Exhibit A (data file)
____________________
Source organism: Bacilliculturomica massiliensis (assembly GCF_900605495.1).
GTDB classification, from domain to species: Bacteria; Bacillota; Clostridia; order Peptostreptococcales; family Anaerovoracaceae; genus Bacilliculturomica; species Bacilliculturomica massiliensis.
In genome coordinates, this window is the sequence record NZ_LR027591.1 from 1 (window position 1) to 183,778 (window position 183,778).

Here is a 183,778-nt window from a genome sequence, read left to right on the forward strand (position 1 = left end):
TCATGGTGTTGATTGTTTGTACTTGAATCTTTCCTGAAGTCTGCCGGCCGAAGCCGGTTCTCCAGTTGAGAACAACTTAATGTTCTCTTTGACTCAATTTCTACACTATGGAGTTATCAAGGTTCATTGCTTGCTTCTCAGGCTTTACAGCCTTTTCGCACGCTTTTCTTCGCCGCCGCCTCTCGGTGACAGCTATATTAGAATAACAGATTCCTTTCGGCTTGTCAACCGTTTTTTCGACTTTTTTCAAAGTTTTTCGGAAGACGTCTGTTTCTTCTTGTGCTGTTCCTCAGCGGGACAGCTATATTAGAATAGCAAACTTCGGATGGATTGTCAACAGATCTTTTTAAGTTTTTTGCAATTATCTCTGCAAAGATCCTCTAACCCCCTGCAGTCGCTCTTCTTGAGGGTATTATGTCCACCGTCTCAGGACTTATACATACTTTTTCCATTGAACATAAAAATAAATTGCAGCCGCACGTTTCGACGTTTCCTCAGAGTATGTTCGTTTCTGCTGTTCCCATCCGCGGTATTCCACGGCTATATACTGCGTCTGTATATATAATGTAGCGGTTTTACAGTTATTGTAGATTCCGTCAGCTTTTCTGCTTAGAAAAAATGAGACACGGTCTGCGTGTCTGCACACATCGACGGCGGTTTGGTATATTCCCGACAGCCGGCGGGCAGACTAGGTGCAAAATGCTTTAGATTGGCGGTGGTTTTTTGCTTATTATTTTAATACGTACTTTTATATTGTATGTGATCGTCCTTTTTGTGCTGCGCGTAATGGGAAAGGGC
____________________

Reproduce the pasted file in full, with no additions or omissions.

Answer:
Source organism: Bacilliculturomica massiliensis (assembly GCF_900605495.1).
GTDB classification, from domain to species: Bacteria; Bacillota; Clostridia; order Peptostreptococcales; family Anaerovoracaceae; genus Bacilliculturomica; species Bacilliculturomica massiliensis.
In genome coordinates, this window is the sequence record NZ_LR027591.1 from 1 (window position 1) to 183,778 (window position 183,778).

Here is a 183,778-nt window from a genome sequence, read left to right on the forward strand (position 1 = left end):
TCATGGTGTTGATTGTTTGTACTTGAATCTTTCCTGAAGTCTGCCGGCCGAAGCCGGTTCTCCAGTTGAGAACAACTTAATGTTCTCTTTGACTCAATTTCTACACTATGGAGTTATCAAGGTTCATTGCTTGCTTCTCAGGCTTTACAGCCTTTTCGCACGCTTTTCTTCGCCGCCGCCTCTCGGTGACAGCTATATTAGAATAACAGATTCCTTTCGGCTTGTCAACCGTTTTTTCGACTTTTTTCAAAGTTTTTCGGAAGACGTCTGTTTCTTCTTGTGCTGTTCCTCAGCGGGACAGCTATATTAGAATAGCAAACTTCGGATGGATTGTCAACAGATCTTTTTAAGTTTTTTGCAATTATCTCTGCAAAGATCCTCTAACCCCCTGCAGTCGCTCTTCTTGAGGGTATTATGTCCACCGTCTCAGGACTTATACATACTTTTTCCATTGAACATAAAAATAAATTGCAGCCGCACGTTTCGACGTTTCCTCAGAGTATGTTCGTTTCTGCTGTTCCCATCCGCGGTATTCCACGGCTATATACTGCGTCTGTATATATAATGTAGCGGTTTTACAGTTATTGTAGATTCCGTCAGCTTTTCTGCTTAGAAAAAATGAGACACGGTCTGCGTGTCTGCACACATCGACGGCGGTTTGGTATATTCCCGACAGCCGGCGGGCAGACTAGGTGCAAAATGCTTTAGATTGGCGGTGGTTTTTTGCTTATTATTTTAATACGTACTTTTATATTGTATGTGATCGTCCTTTTTGTGCTGCGCGTAATGGGAAAGGGC